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Arts and Science profs presenting in NYC


A trio of Arts and Science faculty members are representing Nipissing at the Double Dialogues Why Do Things Break? Workshop at New York City’s National Opera Center, April 20-22.

Dr. Pavlina Radia, associate dean of the faculty of arts and science, and Dr. Paul Monaghan, assistant professor of classical studies, present their performance installation, It’s Raining Soot: An Unsettled Odyssey. The installation explores the role of memory in the haunting of historical events like colonization, WWII, the Holocaust, and the Cold War. Memory as rupture and rapture becomes an unsettled odyssey of culture, nurture, and affect whose broken topographies are both one and many. 

Dr. Eric Weichel’s presentation, Resurrection(s): Trauma, Tea, and Teleology examines Ai Wei Wei’s politically subversive act of breaking. In this experimental presentation, Dr. Weichel juxtaposes video art showing the breakage of domestic ceramics, many associated with social rituals of tea, comfort, or domesticity, with the reading of a series of texts: poems culled from Tang or Heian anthologies, or passages from a series of theoretical writings.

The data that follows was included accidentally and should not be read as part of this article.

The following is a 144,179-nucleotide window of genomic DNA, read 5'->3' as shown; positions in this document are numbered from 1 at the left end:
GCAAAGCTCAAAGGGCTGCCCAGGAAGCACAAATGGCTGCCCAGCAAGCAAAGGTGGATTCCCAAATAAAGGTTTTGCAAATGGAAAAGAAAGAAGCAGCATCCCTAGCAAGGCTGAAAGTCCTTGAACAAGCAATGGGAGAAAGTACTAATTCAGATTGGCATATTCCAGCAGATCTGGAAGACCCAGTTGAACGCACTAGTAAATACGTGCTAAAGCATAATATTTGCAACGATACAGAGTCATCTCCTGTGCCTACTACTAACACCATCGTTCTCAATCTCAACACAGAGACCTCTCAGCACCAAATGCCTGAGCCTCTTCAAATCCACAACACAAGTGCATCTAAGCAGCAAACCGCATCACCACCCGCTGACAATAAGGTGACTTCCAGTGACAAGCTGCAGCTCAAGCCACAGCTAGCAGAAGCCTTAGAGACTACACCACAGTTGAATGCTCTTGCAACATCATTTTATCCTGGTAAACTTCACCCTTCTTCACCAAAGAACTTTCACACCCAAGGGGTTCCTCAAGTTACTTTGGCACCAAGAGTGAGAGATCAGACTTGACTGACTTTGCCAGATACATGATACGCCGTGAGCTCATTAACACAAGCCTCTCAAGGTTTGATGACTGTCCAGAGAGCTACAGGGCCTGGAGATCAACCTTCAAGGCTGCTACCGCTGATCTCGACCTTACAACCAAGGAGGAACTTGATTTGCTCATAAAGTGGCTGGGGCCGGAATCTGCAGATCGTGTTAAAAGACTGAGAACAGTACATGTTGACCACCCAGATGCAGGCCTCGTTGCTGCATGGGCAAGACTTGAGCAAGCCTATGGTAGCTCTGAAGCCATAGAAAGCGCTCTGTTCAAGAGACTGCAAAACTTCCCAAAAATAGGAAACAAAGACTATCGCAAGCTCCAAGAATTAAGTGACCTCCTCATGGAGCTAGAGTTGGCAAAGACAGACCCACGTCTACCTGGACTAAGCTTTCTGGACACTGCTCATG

Double Dialogues is a refereed journal dealing with the discourse and practice of the arts, encompassing the visual arts, film, multimedia, dance, music, creative writing and theatre. 

They are asking workshop participants, whatever their research or disciplinary background, to consider why do things break, fall apart, fall down, disintegrate, splinter, corrode, degenerate, devolve?

Think: break out, break into, break up, break around, break from, break down.

Think: families, relationships, institutions, communities, buildings, walls and boundaries

Think: ideological contexts – political, economic, religious, ethical, intellectual, social, sexual, artistic movements or revolutions

This roundtable workshop meeting is limited to participants who contribute to the theme from their individual disciplinary or research perspective or from a small invited group of participants familiar with one another wishing to adopt an interdisciplinary approach to the theme.

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